Ministry of Health and Family Welfare today ruled out achieving herd immunity — developed as a result of a large portion of the population getting infected — as a workable strategy for India in its fight against COVID-19.
Rajesh Bhushan, officer on special duty at the ministry, said the government cannot have a strategy based on developing herd immunity via COVID-19 infections.
“Herd immunity in a country of the size and population of India cannot be a strategic choice or a strategic option. It can only be an outcome and that too at a very high cost,” he said.
Herd immunity is a situation in which the virus finds it difficult to move from person to person as more and more people develop resistance to the virus due to previous infection.
Some countries, such as the UK and Sweden, have — at various times — talked about the possibility of achieving herd immunity in their populations through a policy of ‘reverse quarantine’. Under this policy, vulnerable sections such as the elderly are quarantined, while healthy people are allowed to mix freely and contract the virus to develop resistance. When enough people have contracted the virus and fought it off, those under quarantine too can be allowed to move about.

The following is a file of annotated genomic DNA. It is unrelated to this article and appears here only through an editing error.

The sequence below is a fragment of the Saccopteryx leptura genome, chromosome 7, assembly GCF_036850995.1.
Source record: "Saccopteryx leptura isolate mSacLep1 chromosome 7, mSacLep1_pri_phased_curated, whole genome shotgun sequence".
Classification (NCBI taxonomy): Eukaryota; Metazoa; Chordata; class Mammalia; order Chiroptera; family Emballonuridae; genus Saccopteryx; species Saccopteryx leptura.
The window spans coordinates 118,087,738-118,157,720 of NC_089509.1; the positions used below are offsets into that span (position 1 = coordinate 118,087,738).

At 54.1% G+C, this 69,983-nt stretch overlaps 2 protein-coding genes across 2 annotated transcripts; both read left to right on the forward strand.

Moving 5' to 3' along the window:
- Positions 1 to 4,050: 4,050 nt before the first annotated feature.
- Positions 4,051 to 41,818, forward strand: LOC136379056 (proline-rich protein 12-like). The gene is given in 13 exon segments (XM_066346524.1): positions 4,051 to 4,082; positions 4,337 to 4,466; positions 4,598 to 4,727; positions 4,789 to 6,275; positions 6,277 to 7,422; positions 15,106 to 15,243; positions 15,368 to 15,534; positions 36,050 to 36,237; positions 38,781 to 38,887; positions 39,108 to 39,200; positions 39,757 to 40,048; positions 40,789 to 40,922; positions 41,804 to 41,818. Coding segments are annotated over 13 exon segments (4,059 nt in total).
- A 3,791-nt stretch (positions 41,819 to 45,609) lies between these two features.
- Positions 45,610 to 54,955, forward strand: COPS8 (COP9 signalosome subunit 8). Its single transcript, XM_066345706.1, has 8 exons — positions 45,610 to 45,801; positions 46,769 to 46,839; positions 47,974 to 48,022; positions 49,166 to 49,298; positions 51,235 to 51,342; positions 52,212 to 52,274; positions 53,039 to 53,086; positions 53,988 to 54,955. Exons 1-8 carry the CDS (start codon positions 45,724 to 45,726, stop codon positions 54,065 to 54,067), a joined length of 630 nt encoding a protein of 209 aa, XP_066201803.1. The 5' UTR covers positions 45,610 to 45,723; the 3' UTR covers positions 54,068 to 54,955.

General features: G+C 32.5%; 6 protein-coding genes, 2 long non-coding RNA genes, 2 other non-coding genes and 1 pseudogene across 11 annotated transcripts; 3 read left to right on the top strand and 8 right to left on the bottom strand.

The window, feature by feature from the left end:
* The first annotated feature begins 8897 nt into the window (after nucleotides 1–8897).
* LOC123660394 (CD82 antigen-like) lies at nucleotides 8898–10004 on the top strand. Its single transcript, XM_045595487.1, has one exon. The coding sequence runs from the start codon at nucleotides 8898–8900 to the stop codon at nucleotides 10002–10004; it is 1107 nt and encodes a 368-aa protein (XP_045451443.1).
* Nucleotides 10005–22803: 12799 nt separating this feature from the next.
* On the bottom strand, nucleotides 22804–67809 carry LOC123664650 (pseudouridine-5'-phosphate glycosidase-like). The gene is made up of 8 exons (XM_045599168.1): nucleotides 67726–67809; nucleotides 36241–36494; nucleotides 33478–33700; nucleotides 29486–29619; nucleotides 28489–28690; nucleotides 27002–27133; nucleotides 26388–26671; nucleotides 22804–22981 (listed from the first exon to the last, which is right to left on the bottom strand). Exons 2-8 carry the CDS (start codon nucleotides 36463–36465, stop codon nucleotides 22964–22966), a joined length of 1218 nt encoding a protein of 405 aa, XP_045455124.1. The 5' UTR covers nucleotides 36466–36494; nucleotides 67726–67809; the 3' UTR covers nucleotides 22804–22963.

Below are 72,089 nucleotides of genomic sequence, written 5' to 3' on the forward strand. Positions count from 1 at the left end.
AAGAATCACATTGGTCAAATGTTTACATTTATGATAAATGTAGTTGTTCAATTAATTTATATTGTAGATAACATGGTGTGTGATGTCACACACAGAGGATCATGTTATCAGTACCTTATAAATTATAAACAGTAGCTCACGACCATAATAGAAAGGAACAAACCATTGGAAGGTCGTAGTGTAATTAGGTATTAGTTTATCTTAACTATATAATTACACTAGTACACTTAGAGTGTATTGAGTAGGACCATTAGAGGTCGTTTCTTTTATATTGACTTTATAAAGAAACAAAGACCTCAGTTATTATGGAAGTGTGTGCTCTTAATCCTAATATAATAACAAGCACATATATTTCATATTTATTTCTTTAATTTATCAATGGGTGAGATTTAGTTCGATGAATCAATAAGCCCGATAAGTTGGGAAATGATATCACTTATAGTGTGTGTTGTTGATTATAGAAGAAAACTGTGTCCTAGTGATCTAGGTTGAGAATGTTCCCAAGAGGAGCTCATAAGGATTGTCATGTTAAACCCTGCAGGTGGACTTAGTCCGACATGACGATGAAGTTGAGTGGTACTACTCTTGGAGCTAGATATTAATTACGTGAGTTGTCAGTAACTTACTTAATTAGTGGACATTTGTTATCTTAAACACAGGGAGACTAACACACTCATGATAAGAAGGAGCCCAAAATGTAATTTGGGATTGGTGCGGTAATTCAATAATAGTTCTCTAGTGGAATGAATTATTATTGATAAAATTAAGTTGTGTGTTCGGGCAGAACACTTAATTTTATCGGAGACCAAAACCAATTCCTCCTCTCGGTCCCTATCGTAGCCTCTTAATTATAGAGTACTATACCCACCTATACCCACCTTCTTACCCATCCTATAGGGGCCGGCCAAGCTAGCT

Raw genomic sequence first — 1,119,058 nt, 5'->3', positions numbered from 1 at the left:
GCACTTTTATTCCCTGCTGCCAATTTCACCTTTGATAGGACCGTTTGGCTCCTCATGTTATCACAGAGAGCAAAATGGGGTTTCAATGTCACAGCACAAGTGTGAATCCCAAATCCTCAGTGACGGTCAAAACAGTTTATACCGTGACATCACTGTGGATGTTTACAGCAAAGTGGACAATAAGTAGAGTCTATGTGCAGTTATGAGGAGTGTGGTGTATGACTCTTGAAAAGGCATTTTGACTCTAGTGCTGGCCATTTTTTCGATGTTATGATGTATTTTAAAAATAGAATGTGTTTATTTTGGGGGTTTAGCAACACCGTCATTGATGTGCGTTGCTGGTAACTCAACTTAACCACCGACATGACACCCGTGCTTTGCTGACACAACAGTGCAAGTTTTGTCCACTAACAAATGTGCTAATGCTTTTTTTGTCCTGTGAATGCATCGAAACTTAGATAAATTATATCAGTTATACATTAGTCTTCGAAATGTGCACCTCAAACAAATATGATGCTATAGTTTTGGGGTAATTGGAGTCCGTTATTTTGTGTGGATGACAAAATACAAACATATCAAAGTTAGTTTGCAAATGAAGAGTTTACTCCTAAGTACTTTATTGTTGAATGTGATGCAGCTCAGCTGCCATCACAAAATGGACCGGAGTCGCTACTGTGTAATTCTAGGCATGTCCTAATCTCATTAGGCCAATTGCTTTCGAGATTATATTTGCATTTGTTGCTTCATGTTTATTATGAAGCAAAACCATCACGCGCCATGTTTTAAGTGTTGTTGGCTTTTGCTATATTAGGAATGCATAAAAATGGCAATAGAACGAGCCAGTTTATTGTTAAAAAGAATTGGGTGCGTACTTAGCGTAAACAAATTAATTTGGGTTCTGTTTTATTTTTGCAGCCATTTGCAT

Bhushan said this is not a strategy that we can adopt in India.
“It will mean crores of people will get infected and the healthcare system will get paralyzed. How many people will die,” he said, adding that herd immunity via immunization is possible, but that is not an option for us right now given that there are not vaccines available.
Instead of this, Indians should continue to focus on social distancing and other precautionary measures.
Bhushan also said Assam and Kerala led the country in terms of having the lowest case fatality rate at 0.25% and 0.31% respectively, meaning that only 1 out of 400 infected patients in Assam and only one of 322 patients in Kerala are likely to die of this disease.
Bhushan also said India has not signed any agreement with any company engaged in COVID-19 vaccine research to get priority access, responding to a question of similar moves being made by other countries such as the UK and the US.